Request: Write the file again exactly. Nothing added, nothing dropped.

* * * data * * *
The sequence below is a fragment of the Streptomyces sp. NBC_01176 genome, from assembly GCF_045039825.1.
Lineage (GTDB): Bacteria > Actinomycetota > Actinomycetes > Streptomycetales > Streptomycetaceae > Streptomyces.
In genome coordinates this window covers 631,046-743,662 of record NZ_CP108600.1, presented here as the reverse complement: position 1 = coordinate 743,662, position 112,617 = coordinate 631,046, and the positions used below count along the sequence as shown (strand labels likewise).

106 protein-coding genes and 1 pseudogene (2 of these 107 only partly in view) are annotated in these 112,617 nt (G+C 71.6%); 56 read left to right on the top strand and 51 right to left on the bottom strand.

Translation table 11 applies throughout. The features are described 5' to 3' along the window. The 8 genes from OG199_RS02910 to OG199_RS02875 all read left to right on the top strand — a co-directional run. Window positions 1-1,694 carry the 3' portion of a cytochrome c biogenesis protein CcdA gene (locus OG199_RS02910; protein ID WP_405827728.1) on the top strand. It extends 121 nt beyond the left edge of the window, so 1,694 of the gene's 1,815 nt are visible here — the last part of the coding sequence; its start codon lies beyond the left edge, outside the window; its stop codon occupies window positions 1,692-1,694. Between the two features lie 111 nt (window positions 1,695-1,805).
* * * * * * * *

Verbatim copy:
The sequence below is a fragment of the Streptomyces sp. NBC_01176 genome, from assembly GCF_045039825.1.
Lineage (GTDB): Bacteria > Actinomycetota > Actinomycetes > Streptomycetales > Streptomycetaceae > Streptomyces.
In genome coordinates this window covers 631,046-743,662 of record NZ_CP108600.1, presented here as the reverse complement: position 1 = coordinate 743,662, position 112,617 = coordinate 631,046, and the positions used below count along the sequence as shown (strand labels likewise).

106 protein-coding genes and 1 pseudogene (2 of these 107 only partly in view) are annotated in these 112,617 nt (G+C 71.6%); 56 read left to right on the top strand and 51 right to left on the bottom strand.

Translation table 11 applies throughout. The features are described 5' to 3' along the window. The 8 genes from OG199_RS02910 to OG199_RS02875 all read left to right on the top strand — a co-directional run. Window positions 1-1,694 carry the 3' portion of a cytochrome c biogenesis protein CcdA gene (locus OG199_RS02910; protein ID WP_405827728.1) on the top strand. It extends 121 nt beyond the left edge of the window, so 1,694 of the gene's 1,815 nt are visible here — the last part of the coding sequence; its start codon lies beyond the left edge, outside the window; its stop codon occupies window positions 1,692-1,694. Between the two features lie 111 nt (window positions 1,695-1,805).